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Summer changes

If you have been following my blog for a while, you will know that the dates of the Eid al Fitr holidays which follow Ramadan are as erratic as an egg rolling on a billiard table. See my last blog for the uncertainty over the actual date Eid started, and then add the fact that the public holidays we are granted as employees of the Public Transport Authority differ in length every year. The statutory minimum length seems to be three days but this can be extended to employees of the Crown, or to citizens in general by a random number of days by His Majesty. As and when this is done, it is announced at the last minute, usually during the initial days of the holiday. This might be fine for the native Saudis who can have a few more days at home with kith and kin and enjoy the anticipated but not guaranteed time, but for ex-pats such as myself who value every minute we can escape the blazing summer heat this proves a logistical challenge. So we booked ourselves a week in Italy, but bought the flights with more expensive flexible tickets. Likewise we booked the hotels at our destinations in two tranches and the second one with a late cancellation option. But, fortune smiled upon us and we were able to take the full week off and enjoy our holiday as planned.

We flew overnight to Venice via Dubai (there are no direct flights from Riyadh to Italy), and took the waterbus from the airport to St Mark’s Square. The journey took about an hour, but surely on a calm day it must be one of the most relaxing airport transfers anywhere. We had booked three nights in a ‘character’ hotel set five minutes’ walk from the square. We have visited Venice a few times before, but on every occasion as day-tourists arriving by train in the morning and departing in the evening, which had made the visits a mad dash around the major sights and little time to enjoy some of the lesser known but equally interesting areas or venues. So on day one we checked in and went out for a leisurely walk around the area, browsing all sorts of interesting but expensive shops and eventually having a relaxed dinner on a backstreet restaurant away from the madding crowds. On the way back to the hotel we decided to splash out and have a cup of coffee in St Mark’s Square. This was no ordinary coffee, sitting at an outdoors café in the piazza listening to the café’s own five-piece orchestra. There were perhaps four such cafes scattered around the square, each with their own musicians, all of which comprised of piano, violin, double bass, accordion and clarinet. Venetian quintets? The music was all popular classics and easy listening. I hope they were paid well, and with the coffees being Eu15.00 each they should be.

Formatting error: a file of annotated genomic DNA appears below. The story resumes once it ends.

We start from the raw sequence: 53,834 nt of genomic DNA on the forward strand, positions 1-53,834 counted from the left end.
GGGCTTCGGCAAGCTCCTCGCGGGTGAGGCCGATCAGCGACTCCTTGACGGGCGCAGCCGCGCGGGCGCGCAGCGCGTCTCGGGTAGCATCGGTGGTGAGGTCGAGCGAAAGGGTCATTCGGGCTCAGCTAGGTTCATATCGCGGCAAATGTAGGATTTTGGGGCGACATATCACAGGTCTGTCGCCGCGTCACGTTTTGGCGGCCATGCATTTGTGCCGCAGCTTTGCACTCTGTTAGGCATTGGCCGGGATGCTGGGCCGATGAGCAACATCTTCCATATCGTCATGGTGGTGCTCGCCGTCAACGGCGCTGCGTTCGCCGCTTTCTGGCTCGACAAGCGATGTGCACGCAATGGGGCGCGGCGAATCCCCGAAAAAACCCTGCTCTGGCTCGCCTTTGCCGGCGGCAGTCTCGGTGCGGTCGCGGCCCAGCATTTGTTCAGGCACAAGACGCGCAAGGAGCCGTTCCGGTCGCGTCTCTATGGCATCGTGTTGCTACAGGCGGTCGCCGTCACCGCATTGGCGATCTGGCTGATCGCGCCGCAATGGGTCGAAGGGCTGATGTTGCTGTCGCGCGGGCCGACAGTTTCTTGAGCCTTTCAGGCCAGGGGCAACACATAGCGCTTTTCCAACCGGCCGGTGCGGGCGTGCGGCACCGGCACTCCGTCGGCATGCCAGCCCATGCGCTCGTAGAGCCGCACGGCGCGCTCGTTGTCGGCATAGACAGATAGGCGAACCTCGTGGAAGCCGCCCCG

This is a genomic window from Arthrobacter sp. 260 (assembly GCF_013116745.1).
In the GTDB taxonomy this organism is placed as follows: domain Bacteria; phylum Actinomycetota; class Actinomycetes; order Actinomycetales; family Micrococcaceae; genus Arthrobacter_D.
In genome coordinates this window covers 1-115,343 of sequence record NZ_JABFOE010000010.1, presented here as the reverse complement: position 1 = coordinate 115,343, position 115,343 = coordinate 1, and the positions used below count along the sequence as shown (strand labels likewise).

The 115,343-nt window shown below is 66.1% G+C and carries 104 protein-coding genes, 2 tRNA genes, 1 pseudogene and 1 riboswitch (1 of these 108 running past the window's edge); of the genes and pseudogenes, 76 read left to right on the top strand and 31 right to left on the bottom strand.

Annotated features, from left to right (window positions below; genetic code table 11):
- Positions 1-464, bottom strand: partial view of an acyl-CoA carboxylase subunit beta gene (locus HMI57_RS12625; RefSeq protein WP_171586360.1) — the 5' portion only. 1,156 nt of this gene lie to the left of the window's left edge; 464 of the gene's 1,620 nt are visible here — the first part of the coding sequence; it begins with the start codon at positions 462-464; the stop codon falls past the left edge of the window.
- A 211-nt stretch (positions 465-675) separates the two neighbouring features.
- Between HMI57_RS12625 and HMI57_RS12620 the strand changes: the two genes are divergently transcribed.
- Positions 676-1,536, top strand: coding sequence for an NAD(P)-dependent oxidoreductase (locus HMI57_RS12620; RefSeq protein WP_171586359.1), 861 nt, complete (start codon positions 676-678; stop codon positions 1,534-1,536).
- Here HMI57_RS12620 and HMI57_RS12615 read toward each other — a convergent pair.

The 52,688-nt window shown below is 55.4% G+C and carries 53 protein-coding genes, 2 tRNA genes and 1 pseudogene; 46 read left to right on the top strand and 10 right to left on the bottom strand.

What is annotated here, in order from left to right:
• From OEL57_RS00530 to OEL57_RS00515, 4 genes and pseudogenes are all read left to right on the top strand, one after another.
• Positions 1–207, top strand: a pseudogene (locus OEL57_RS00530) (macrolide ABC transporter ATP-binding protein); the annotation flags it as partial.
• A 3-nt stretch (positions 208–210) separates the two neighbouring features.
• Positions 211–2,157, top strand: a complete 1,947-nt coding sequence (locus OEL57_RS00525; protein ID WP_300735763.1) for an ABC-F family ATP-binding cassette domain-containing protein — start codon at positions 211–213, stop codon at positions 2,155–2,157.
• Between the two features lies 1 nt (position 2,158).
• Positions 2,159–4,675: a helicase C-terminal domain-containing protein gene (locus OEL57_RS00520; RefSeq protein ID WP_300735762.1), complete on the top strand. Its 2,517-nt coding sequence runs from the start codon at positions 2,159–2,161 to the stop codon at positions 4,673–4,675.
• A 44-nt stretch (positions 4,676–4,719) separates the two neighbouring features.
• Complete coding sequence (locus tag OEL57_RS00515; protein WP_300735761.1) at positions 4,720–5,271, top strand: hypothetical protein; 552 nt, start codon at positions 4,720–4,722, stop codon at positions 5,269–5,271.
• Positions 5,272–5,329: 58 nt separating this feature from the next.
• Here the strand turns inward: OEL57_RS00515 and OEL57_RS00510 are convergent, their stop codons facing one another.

On day two, we took the vaporetto to Murano, the island in the lagoon famed for its glass making. This time with hours to browse and choose, (and importantly, barter – a skill honed in the middle east) we bought ourselves a nice souvenir glass ornament. Next, onto the further distant island of Burano, known for its colourful houses and lace-making, but visited only by 10% of the tourists who come to Venice. Amongst the unbelievably photogenic canal-side houses stands a leaning church tower that has a tilt of 1.8m and this - according to an unscientific website - means it is at the same angle off true as the better known tower in Pisa. After a good wander about Burano we hopped over to nearby Torcello, an island given over to agriculture and with plenty of rural walks, the epicentre of interest being the ancient church with parts dating back to the 7th century when this island was the centre of the Byzantine-Venetian power in pre-Renaissance times. Returning towards the main city, we stopped off for dinner at an inviting-looking restaurant we had seen at Mazzorbo, near to Burano. A lovely day out.DSC_0132JPG



The next day was a visit to the old Jewish ghetto of Venice, and the fascinating museum dedicated to Jewish life in the Veneto province. Not to be confused with the infamous ghetti of Berlin or Warsaw, this was not a second world war hell-hole, but was a place where Jewish people in the 16th to 18th centuries were required to live. The word ‘ghetto’ originated here in Venice we heard, being the old Italian word for foundry and this was the previous use of that particular parcel of land. Next up was a journey on the latest addition to Venice’s transport network, a peculiar ‘people-mover’ operating between the Piazzale Roma and the park-and-ride car park via the cruise terminal port. This is in fact a funicular railway, with two rubber-tyred trains (with horizonal guide wheels) connected to a cable loop, passing at the midway station. It was built by the Austrian Doppelmayer company, best known for their cable cars and other aerial ropeways and here in Venice on a predominantly level route it is a strange transport solution indeed.



Horizontal funicular